...I think politicians have low credibility because our institutions at present don't reward truth-telling among them. Quite the contrary. It's easy to get away with blatant lies and misleading euphemism and doublespeak. So the incentive structure favors bending the truth among politicians, more so than one finds in the institutions of science.
01 Sep 2008    Source



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0 Points      Benja      19 Apr 2011      General Comment
John Mearsheimer, author of "Why Leaders Lie" points out here the difference between lying and spinning:

"Lying is where you say something that you actually know is not true. Spinning is where you exaggerate the positive aspects of a situation and down play the negative aspects. If you were to ask President Obama, what's the state of the American economy, he would spin like crazy. He would tell you all the good things that are happening and he'd downplay the negative things, but he would not lie to us because if he did the consequences would be very great if he was found out."

Spinning is untruthful, but who is to blame for it? Politicians only use rhetoric because people lap it up. If people wanted the truth, politicians would be forced to give it to them. That's the beauty of democracy.

Empathize with politicians. How do you get votes from people who make comments like this:

"...you must remember that there weren't diseases like this around in [biblical] times. I feel that genetic disorders came much later when more and more people had children (with close relatives). I can see how a lot of things doesn't make sense to us....because we compare it with how we live now and forget that the earth was a much different place than what it is at the moment. There were giants and people lived to be 900years old in those days...so I really hope that you will lose your 'sceptical personality' as you put it! Just believe in God and don't ask to many questions....believe like a child and live your life so that you can have Eternal Life. NOTHING on this Earth is more important. And God will reveal everything to us when the time is right."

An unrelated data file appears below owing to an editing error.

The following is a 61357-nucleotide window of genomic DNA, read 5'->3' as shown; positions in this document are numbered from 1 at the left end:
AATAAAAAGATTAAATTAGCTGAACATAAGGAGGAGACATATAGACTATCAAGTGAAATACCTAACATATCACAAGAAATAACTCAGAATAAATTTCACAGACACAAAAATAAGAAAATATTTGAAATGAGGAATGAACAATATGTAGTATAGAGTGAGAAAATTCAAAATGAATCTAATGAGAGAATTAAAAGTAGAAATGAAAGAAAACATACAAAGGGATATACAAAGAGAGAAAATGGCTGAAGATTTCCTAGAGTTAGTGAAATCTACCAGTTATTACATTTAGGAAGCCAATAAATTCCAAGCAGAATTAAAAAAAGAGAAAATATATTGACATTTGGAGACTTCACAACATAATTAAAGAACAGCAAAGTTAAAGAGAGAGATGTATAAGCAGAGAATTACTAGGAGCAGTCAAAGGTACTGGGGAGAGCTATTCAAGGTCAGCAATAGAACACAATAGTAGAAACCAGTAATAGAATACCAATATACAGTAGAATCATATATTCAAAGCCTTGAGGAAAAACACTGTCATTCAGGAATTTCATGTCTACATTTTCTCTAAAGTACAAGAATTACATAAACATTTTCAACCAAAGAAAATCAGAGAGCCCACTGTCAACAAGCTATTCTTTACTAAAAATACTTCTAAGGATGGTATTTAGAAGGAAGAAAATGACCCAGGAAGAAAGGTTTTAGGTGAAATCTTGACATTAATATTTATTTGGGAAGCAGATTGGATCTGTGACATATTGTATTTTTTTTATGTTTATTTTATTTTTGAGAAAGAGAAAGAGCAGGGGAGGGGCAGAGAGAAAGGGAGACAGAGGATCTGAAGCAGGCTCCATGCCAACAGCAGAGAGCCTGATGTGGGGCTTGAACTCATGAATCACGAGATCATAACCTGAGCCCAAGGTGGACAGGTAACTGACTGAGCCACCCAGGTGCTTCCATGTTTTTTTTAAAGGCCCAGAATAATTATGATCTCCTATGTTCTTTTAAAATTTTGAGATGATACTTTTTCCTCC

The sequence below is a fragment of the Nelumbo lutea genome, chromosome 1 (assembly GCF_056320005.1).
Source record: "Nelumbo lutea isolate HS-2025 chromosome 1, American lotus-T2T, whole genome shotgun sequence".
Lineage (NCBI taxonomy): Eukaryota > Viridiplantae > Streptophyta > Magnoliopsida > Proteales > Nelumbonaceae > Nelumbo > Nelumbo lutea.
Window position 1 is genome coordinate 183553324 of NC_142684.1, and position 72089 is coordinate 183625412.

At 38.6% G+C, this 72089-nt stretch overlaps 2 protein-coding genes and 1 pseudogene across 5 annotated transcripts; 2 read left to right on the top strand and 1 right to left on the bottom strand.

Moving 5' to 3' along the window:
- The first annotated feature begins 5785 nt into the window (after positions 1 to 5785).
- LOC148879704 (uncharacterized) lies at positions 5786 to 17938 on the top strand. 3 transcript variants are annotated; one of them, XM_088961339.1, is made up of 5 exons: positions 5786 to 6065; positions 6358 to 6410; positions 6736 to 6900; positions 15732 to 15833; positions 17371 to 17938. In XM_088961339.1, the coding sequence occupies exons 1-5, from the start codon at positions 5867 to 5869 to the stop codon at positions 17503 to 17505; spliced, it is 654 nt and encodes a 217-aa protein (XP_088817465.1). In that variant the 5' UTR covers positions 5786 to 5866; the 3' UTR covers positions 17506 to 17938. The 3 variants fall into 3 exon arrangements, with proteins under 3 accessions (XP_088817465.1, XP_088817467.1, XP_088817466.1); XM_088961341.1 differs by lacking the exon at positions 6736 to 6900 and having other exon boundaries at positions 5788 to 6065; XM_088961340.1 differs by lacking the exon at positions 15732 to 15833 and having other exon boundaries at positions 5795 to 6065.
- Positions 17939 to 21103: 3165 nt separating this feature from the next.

It's not with the truth. It's with The Truth. See the difference?


0 Points      Benja      01 May 2010      Stance on Question: Mostly Disagree
Daniel Dennett has an article here that touches on the issue, at least in one respect. "We are stuck, for the time being, with what I have called an engine of hypocrisy. Only when people who are not running for office and hence have nothing to lose in this regard have spoken candidly ... Bearing this in mind, we secular humanists [should make] it clear that we aren't in the least bit impressed by the avowals of devotion on the part of ANY candidate, but we recognize their need to make those avowals."

Robin Hanson says here that "Candidates have strong expertize and incentives to attend to their task, but that task is largely to pander to voter illusions."

In other words, truthfulness is political suicide. Given this, it's not rational to want politicians to be truthful any more than it is to want a golden egg laying goose.

When Dennett say "we are stuck for the time being in a engine of hypocrisy" I think he misses the larger point: the engine is democracy itself. So long as voters have illusions, politicians will tell lies, just as so long as consumers have illusions, advertisements will tell lies. Does anyone seriously think that truthfulness is a characteristic of an advertisement that is good for the consumer? If that company advertised truthfully it would go out of business, and now be completely useless to the consumer. Politics is very much like business in this respect.


0 Points      Radioactivity      10 Apr 2010      Stance on Question: Agree
I think it's irrelevant to the question whether or not a truthful politician would ever be received well or, in fact, voted in at all. Of course politicians use rhetoric. Of course there are instances where being less than honest would be beneficial to a politician's goals. Everything that politicians say will be misconstrued by their opposition in the most negative light possible regardless of how genuine it is.